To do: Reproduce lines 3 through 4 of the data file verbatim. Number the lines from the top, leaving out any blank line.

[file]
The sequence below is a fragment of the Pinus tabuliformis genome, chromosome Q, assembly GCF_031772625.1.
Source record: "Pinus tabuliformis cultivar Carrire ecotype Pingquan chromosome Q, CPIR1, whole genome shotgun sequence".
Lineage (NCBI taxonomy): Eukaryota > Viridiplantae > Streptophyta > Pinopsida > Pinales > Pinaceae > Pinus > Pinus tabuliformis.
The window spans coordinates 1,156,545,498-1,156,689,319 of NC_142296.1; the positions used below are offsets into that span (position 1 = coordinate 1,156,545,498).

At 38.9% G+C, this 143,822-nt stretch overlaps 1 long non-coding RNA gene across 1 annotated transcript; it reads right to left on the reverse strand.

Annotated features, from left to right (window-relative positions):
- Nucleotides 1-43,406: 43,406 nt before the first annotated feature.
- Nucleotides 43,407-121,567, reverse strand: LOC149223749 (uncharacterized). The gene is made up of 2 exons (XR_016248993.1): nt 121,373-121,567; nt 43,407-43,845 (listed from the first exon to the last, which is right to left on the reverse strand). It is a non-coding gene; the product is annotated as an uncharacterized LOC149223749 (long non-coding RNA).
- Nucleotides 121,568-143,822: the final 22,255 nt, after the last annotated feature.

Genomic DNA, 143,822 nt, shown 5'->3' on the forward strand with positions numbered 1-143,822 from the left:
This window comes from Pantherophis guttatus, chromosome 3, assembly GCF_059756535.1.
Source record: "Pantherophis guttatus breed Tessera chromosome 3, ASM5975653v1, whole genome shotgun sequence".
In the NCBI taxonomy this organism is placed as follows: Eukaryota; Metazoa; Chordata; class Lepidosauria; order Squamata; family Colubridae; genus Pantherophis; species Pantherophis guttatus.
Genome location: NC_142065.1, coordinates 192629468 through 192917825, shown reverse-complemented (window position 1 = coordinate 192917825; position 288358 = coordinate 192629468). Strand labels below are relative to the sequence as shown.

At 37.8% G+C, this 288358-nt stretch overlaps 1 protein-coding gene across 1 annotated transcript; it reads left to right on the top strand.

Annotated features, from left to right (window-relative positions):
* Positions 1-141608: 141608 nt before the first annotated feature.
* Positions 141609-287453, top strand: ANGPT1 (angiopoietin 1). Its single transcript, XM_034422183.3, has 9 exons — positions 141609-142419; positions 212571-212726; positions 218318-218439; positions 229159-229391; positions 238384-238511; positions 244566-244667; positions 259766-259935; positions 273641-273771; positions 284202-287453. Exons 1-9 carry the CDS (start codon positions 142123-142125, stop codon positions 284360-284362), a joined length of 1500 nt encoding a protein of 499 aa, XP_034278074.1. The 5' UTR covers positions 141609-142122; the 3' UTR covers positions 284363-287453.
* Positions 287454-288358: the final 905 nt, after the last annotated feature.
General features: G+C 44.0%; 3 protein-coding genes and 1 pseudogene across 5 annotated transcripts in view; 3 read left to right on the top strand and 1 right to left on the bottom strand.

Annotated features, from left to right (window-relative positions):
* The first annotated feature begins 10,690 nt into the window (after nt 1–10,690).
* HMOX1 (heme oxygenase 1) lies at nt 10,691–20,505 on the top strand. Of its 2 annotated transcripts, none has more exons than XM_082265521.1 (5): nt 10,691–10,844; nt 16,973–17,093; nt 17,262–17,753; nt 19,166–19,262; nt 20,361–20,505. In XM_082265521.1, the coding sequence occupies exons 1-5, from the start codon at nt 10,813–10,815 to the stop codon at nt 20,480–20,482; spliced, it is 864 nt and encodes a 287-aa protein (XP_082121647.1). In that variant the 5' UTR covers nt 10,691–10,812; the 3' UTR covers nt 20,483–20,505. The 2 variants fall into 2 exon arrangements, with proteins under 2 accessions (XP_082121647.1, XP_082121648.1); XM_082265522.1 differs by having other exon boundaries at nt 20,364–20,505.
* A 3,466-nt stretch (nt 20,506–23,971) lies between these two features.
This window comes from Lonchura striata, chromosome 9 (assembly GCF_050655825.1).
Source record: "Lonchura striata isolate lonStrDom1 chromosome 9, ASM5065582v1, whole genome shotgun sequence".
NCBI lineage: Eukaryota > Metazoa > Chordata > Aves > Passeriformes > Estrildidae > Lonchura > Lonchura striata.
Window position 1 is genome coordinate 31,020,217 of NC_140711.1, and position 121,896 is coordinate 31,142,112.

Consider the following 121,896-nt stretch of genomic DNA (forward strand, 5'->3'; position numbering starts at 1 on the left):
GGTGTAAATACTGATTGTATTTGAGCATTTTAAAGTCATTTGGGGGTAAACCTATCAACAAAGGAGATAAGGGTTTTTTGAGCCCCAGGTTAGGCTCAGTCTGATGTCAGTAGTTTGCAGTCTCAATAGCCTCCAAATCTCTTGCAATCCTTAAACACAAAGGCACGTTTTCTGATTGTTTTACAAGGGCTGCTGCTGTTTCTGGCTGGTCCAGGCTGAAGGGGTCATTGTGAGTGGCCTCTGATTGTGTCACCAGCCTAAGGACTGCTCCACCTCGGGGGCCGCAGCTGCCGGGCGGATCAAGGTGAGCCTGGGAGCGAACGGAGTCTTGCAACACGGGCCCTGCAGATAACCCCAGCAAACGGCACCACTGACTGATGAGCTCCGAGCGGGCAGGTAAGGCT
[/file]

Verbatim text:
Lineage (NCBI taxonomy): Eukaryota > Viridiplantae > Streptophyta > Pinopsida > Pinales > Pinaceae > Pinus > Pinus tabuliformis.
The window spans coordinates 1,156,545,498-1,156,689,319 of NC_142296.1; the positions used below are offsets into that span (position 1 = coordinate 1,156,545,498).